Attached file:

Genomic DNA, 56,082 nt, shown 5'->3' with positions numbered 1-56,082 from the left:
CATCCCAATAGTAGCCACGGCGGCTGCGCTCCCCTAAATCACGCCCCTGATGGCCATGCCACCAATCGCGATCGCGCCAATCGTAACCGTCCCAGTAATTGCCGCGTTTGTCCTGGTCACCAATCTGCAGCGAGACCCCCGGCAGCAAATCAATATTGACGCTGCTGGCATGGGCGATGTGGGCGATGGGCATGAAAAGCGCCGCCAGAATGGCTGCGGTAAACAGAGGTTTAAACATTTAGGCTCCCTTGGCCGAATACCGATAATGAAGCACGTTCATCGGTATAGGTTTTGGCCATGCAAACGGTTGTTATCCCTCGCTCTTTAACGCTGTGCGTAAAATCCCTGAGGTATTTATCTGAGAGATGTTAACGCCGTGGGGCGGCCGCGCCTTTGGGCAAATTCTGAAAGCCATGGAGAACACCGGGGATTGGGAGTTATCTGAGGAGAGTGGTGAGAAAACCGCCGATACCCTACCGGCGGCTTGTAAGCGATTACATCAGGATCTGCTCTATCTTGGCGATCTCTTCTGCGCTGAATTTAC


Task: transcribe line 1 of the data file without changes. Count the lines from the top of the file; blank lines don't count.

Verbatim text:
Genomic DNA, 56,082 nt, shown 5'->3' with positions numbered 1-56,082 from the left: